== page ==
The city of Valencia hosted the 3rd Internet Freedom Festival from 5-10 March 2017. The festival brought together a diverse group of over 1200 people from 114 countries to discuss issues related to privacy, anonymity, access to information and policy and advocacy for Internet freedom. Internet Freedom in Africa was widely discussed with the issues of privacy, repressive regulations, Internet shutdowns, and user awareness on rights and government surveillance. Hivos East Africa hosted a session on mapping Internet Policy in East Africa and participated in various conversations around Internet freedom in Africa.
Few actors engaged in Internet Freedom Advocacy in East Africa
Increased access to the Internet in East Africa has enhanced innovation, propelled entrepreneurship and created new spaces where citizens can access information as well as widening the scope to express their views whilst holding state and non-state actors to account on development obligations. The increased availability of the Internet and citizens voices online has led to governments adopting diverse legal and policy positions aimed at effecting controls on regulation and censorship of different forms of expression online. The legal and operational environment for Internet Service Providers (ISPs) in the region and continent lacks measures that would obligate them to protect freedom of expression, access to information, privacy among other rights. User rights online are viewed from a consumer rights perspective with issues of privacy and surveillance not seen as concerns among Internet users. Civil society has in this instance unsuccessfully engage with government and private sector on the application of human rights standards in policies that are geared towards the Internet. Advocacy for Internet freedoms has been left to civil society organizations with a core mandate to protect digital rights and who are very few in the region. Concerns have been raised on the funding support towards Internet freedom in the region where only a handful of funders are seen to be supporting Internet freedom initiatives. The technical community from East Africa is missing in the policy discourse, leaving the applications of Internet standards to policy makers who often times are ill equipped and lacking in technical knowledge on Internet issues. Public participation takes place in the final stages of policy making with policy documents released with tight deadlines for public comments. It is also unclear how and if recommendations made by the public are incorporated in policies. This has resulted in expedited laws with massive effects on human rights experienced online and other digital platforms. Advocacy efforts are in turn reactive where attempts of reversing retrogressive regulations and legislations often seen as a tedious and expensive process with minimal impact.
Collaborating for Internet Freedom
The underlying challenges for the enjoyment of Internet Freedom present an urgent need to develop strategies for the protection of human rights and freedoms online. This in itself is an opportunity for collaborations between different actors on the promotion of Internet Freedom. Research gaps on Internet Freedom can be filled by having collaborations between rights advocates, academic researchers and technologists. Building the capacity of academia to engage with Internet freedom is crucial in providing academic research on the issues and strengthening the research that already exists on the topic. University students can be engaged from the undergraduate level as a way of creating an interest in the field for young scholars.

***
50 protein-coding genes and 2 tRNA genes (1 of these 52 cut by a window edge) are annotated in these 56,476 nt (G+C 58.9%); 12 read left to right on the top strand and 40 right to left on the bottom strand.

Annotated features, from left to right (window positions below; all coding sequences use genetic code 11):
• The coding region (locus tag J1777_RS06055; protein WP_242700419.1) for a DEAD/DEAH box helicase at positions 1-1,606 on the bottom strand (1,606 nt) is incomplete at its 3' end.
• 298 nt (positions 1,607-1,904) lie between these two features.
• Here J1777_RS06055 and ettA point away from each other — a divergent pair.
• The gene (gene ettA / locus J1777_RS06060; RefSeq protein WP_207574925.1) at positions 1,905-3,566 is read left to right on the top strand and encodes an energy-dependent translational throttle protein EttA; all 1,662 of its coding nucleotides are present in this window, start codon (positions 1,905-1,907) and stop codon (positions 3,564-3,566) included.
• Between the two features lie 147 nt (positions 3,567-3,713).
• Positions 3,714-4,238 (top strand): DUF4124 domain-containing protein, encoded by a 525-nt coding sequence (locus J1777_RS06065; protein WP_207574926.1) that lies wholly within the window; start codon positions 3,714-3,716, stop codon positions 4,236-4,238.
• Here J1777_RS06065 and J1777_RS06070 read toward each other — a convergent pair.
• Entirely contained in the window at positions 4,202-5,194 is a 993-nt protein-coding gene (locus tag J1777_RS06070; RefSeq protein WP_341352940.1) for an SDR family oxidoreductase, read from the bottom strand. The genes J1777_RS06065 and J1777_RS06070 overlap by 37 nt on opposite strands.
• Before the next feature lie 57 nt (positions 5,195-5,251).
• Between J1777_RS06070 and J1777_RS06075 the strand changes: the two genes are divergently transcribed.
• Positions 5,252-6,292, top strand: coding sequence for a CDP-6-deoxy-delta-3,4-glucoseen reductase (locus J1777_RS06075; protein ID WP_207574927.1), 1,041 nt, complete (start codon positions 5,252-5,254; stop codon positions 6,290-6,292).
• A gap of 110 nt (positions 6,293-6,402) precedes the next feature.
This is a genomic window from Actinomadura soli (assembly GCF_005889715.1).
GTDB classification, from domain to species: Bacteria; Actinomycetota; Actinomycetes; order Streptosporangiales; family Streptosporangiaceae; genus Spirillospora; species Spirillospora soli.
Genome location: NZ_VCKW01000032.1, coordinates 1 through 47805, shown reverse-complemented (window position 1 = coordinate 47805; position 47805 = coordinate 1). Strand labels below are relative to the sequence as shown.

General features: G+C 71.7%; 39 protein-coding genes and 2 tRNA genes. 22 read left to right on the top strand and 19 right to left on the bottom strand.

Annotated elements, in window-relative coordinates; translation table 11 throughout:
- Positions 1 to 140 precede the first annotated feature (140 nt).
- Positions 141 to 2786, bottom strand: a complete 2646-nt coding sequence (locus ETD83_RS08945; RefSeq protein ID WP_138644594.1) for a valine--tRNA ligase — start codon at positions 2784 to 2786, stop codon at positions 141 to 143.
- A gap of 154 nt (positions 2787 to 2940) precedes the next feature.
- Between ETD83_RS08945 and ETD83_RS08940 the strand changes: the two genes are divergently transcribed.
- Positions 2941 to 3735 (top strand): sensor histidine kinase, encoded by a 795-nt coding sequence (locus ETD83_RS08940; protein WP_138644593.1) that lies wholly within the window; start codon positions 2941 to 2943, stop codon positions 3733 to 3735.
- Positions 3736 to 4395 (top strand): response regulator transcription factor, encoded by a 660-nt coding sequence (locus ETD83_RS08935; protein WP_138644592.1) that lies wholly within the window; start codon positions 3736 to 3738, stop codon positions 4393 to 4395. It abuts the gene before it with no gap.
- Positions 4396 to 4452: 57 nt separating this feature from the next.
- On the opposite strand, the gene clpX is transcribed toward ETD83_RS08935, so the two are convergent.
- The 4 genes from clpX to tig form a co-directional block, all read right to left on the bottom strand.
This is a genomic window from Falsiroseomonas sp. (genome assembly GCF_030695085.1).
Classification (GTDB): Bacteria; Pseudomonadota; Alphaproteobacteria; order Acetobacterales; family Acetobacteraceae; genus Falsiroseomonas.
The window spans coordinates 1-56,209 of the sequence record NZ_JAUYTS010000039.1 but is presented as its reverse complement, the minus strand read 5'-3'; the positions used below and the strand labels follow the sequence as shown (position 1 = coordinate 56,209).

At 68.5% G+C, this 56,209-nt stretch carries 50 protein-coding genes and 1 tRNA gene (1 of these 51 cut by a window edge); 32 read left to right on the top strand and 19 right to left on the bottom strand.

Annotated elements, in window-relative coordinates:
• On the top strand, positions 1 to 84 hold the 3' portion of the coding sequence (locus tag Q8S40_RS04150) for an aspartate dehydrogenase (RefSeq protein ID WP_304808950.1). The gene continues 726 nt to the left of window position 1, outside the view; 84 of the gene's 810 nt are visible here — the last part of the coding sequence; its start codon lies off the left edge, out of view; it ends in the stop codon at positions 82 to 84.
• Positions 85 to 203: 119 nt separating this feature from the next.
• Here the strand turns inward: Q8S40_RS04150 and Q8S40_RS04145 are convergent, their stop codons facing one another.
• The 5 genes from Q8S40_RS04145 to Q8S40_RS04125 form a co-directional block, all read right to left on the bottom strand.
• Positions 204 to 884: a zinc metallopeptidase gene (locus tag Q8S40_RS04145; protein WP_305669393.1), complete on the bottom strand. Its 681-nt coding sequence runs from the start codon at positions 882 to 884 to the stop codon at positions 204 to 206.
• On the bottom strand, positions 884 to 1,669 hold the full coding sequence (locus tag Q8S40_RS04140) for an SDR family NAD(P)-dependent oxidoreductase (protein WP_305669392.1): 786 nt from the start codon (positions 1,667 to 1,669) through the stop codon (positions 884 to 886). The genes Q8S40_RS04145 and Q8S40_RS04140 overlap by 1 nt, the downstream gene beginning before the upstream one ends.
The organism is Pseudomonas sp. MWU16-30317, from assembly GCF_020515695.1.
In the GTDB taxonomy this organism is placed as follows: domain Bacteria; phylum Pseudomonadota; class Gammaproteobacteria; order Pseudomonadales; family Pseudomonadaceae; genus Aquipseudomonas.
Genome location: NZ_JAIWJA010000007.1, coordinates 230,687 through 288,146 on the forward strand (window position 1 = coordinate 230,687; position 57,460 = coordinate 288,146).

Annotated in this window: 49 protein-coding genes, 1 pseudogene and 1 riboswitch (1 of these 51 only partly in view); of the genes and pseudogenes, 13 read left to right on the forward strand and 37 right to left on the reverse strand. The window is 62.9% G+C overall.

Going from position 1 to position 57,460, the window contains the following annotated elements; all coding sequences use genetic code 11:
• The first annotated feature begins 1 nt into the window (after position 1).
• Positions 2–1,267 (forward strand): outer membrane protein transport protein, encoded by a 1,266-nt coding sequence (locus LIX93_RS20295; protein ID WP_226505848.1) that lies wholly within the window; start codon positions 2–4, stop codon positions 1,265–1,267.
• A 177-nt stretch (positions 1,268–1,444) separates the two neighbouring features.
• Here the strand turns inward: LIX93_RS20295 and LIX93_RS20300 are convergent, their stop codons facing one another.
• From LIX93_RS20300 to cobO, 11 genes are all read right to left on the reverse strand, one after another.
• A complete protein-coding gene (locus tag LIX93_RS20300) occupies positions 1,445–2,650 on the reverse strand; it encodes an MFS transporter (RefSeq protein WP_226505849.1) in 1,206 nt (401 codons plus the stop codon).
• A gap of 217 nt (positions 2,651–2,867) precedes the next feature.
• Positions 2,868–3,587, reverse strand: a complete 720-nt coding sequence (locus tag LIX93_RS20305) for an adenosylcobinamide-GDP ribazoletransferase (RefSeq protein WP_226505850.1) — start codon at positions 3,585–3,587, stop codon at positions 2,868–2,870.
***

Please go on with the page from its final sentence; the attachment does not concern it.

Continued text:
As a way of understanding policy implications on the Internet and other digital technologies, more engagement should also take place between technologists and policy makers. Technologists need to be included from the initial stages of policy making processes for their input to be received throughout the process.
Existing policy and research on the subject provide valuable recommendations to be adopted in legal frameworks and used in advocacy efforts with government and private sector. The African declaration on Internet rights and freedoms provides a good example for this and can be further adopted as an agenda for Internet freedoms in the region. Reports such as the State of Internet Freedom in Africa 2016 by CIPESA and Digital Rights in Africa Report 2016 provide useful analysis on the trends and developments in Internet freedoms in Africa and recommendations for advocacy on the issues.
Additional investment is needed on building the capacity of unconventional human rights defenders, to join the movement for promoting human rights online. This will help in growing a critical mass advocating for Internet Freedom and go a long way in addressing the funding gap which has limited the scope of advocating for human rights online. User awareness on their rights online needs to be prioritized with links made between economic rights and human rights to enable better understanding among users.
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